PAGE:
Behind the long, wood-paneled counter covered in pocket maps and tourism brochures stands a middle-aged woman with not much to do but practice her pleasant smile.
A swirling mass of men, with seemingly bored wives and children in tow, brushes past the woman. Occasionally, one of them stops to ask directions to the camping gear department.
Nobody asks for directions to the Richmond Black History Museum or the Valentine Richmond History Center. One man asks for a map.
It's a typical Saturday afternoon at the Richmond Visitor's Center, located in Bass Pro Shops Outdoor World on Interstate 95 in Hanover County.
The Bass Pro location is the result of the vision of Jack Berry, president of the Richmond Metropolitan Convention and Visitors Bureau, but he's definitely dreaming bigger lately than a kiosk in an overgrown sports shop.
Last month, City Council helped Berry take one more step toward the real goal: It passed a resolution in support of a single, unified historic tourism and visitors' center. A destination in itself, it also would serve as a hub from which to send tourists forth to the scores of museums and historic sites throughout the region.
That resolution supports Berry's application for Virginia Department of Transportation funding to help transform the old Robinson House, a 19th-century house on the grounds of the Virginia Museum of Fine Arts, into a modern, 1,500-square-foot destination with regularly updated exhibits that feature other museums and venues across the region and state.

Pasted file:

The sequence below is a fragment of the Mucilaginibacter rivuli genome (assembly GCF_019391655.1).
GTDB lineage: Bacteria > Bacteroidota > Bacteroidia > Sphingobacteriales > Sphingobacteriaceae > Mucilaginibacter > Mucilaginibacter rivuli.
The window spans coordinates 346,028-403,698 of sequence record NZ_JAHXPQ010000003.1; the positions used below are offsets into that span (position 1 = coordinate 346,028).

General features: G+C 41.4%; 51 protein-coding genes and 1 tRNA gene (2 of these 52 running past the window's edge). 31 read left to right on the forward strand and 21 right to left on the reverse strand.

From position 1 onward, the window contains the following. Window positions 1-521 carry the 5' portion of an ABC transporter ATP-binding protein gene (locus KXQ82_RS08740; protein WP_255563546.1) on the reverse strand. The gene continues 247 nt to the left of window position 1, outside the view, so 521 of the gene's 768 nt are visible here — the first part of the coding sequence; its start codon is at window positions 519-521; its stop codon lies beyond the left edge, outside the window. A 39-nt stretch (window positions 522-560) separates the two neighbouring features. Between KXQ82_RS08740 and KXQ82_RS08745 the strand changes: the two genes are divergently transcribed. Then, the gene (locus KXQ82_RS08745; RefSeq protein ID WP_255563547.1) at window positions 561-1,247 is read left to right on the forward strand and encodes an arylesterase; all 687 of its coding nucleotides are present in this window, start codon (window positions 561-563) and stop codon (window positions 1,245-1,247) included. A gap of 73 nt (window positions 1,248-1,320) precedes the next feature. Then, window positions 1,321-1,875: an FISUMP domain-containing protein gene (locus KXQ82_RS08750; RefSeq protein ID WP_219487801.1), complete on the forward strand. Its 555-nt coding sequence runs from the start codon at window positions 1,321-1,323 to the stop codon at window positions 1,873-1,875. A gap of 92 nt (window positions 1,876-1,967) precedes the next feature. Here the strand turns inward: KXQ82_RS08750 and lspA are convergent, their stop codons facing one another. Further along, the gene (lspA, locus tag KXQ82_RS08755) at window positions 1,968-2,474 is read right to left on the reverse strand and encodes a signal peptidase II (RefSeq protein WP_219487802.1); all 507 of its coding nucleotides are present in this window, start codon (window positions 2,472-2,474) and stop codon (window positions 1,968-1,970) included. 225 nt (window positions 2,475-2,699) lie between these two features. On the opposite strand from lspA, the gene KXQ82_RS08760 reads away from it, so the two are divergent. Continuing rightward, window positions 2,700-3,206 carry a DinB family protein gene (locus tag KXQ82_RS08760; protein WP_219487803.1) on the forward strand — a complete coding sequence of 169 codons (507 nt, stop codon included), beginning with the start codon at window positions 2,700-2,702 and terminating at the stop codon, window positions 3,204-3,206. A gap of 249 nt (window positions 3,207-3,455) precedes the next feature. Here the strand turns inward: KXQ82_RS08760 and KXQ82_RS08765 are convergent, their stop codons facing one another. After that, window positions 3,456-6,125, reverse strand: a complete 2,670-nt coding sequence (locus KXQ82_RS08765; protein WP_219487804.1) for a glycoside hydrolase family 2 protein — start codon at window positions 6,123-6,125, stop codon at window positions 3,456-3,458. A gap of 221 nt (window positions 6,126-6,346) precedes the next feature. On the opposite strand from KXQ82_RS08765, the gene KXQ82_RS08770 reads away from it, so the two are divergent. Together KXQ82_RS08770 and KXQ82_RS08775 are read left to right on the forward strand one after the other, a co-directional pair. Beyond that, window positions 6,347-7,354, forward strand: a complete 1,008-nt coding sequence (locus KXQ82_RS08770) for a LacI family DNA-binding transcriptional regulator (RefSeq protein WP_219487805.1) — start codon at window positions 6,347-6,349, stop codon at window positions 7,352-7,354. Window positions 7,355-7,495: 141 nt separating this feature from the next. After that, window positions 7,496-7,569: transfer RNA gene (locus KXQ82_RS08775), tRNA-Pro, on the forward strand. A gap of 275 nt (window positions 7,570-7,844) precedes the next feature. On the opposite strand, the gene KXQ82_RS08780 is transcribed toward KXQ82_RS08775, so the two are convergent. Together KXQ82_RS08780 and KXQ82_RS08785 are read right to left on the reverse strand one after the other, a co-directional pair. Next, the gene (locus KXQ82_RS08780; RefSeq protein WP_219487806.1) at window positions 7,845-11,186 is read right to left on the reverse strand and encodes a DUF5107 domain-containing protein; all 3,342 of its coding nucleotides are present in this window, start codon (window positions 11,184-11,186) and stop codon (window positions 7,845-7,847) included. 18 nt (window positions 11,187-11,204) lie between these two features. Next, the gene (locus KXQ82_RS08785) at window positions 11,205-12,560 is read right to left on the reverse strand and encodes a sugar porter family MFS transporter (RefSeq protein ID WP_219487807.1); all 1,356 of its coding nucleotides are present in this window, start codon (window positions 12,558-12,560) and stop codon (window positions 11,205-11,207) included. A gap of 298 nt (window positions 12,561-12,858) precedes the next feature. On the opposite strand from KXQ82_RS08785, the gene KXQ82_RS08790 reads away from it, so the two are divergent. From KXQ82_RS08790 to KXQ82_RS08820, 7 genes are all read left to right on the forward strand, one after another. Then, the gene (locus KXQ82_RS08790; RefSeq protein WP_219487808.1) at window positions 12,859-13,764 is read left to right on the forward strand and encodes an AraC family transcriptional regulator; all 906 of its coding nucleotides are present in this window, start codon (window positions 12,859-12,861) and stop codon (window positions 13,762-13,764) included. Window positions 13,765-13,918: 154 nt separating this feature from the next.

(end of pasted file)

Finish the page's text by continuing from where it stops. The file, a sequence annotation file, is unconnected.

“The grant, hopefully it will be accepted,” Berry says. If successful, it could be the first of many steps toward rebranding Richmond as a tourism destination rather than an afterthought.
“It's critical mass,” Berry says, explaining the choice of location on the Boulevard. “You've got — look at the hundreds of thousands of people drawn by [the museum's] special exhibits — you've got the other museums in the area and you're right off the interstate.”
Alex Nyerges, director and chief executive of the art museum, says the site is a perfect fit. “We want people who are coming through Richmond to be able to take advantage of all of the amenities available across the Commonwealth,” he says. “We've begun conversations with sister museums to possibly lend interpretive materials.”
And when this visitors' center opens, just like the Bass Pro center, Berry says, this is not the final word on Richmond tourism.
“We'll always look at critical mass,” he says. “If you've got critical mass with high-speed rail, a black history museum, the slave trail — today, Main Street Station may not make sense; in a couple of years it may make all the sense.”